Prayer - 5th Sunday after Easter

May 17, 2020
District of Australia

A sermon of St. Jean-Marie Vianney on Prayer for the 5th Sunday after Easter.


Amen, amen I say to you: If you ask the Father anything in my name, he will give it you.” —St. John xvi. 23.

There can be no greater consolation for us, my dear people, than the promise which Christ gives us in today’s Gospel, namely, that everything we shall ask of the Father in His name we shall receive. But, more than that, He was not satisfied with giving us the permission to ask for our necessities in His name; nay, He even demands it of us, begs it of us. He says to His Apostles: “Hitherto you have not asked anything in my name. Ask and you shall receive; that your joy may be full.” This teaches us that prayer is the source of all the good and all the happiness we can hope for on this earth. Therefore, if we find ourselves poor or without enlightenment and grace, we may be sure that we can find the reason in the fact that we do not pray or that we do not pray properly. It is with sorrow that I must tell you, my friends, that a great many people do not know what it means to pray. To make you understand the great deal of good which we may obtain by prayer, I will show you that all misfortunes which oppress us on this earth are caused by the fact that we do not pray or that we pray badly. To induce you, my dear people, to pray often, and to pray properly, I will show you that without prayer it is impossible to be saved, as well as how and when we should pray.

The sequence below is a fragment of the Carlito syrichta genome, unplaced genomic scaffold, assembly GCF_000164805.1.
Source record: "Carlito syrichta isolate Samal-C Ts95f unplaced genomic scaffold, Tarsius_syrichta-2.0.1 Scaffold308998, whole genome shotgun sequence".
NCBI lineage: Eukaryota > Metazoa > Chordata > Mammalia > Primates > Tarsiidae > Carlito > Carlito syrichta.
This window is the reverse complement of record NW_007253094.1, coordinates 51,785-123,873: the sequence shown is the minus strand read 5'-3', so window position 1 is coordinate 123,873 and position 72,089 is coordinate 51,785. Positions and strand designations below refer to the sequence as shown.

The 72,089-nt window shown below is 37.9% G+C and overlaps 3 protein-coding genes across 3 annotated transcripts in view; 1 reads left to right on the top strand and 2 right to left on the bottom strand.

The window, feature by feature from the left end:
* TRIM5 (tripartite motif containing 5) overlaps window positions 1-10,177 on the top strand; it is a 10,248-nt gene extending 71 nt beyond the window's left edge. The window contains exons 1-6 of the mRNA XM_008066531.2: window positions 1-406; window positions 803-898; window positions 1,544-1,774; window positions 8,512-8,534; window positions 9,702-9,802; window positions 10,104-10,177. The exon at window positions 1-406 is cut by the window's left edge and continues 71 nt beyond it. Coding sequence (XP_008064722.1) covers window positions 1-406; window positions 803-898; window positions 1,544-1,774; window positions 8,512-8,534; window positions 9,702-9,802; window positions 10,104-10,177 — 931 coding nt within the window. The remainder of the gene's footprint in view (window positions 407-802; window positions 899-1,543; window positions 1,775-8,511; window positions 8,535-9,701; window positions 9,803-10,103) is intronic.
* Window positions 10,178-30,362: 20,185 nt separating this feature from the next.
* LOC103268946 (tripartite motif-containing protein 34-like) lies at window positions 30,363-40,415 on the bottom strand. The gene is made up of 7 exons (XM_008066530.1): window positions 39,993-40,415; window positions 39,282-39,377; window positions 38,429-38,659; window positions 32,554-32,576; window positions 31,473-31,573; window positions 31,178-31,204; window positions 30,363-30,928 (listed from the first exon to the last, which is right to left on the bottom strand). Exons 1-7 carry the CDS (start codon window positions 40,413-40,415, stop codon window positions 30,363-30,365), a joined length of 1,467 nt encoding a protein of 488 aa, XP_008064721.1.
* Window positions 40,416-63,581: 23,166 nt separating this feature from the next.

To show you the power of prayer and the graces which it brings down upon us from heaven, I need only tell you that by prayer alone the elect obtained the grace of perseverance. Prayer is to our soul what the rain is to the soil. Fertilize the soil ever so richly, it will remain barren unless fed by frequent rains. You may perform good works as much as you like; if you do not pray frequently and pray properly you will not be saved, for prayer opens our mind’s eye and shows our soul the magnitude of our misery and the necessity of divine assistance. The Christian confides solely in God and not in himself. Yes, indeed, my friends, prayer has given perseverance to the saints. What was it that caused them to make such sacrifices, to leave their earthly possessions, their relatives and friends, and the commodities of this life, and to retire into the woods, there to pass the remainder of their earthly existence in bewailing their sins? It was prayer, my friends, which inflamed their hearts at the thought of God; it was prayer which awakened in them the ardent desire to please God and to live solely and alone for Him. Look at St. Mary Magdalen. What was her occupation after her conversion? Was it not prayer? Look at St. Peter. But why go so far back? Let us look at ourselves, my friends. Do we not, from the moment that we neglect our prayers, lose all taste for heavenly affairs, and is not our mind continually occupied with worldly subjects? As soon as we seek recourse again to prayer, so soon do we feel a longing for heavenly things. Yes, my friends, if we are so fortunate as to be in a state of grace, we will always seek for divine help in prayer.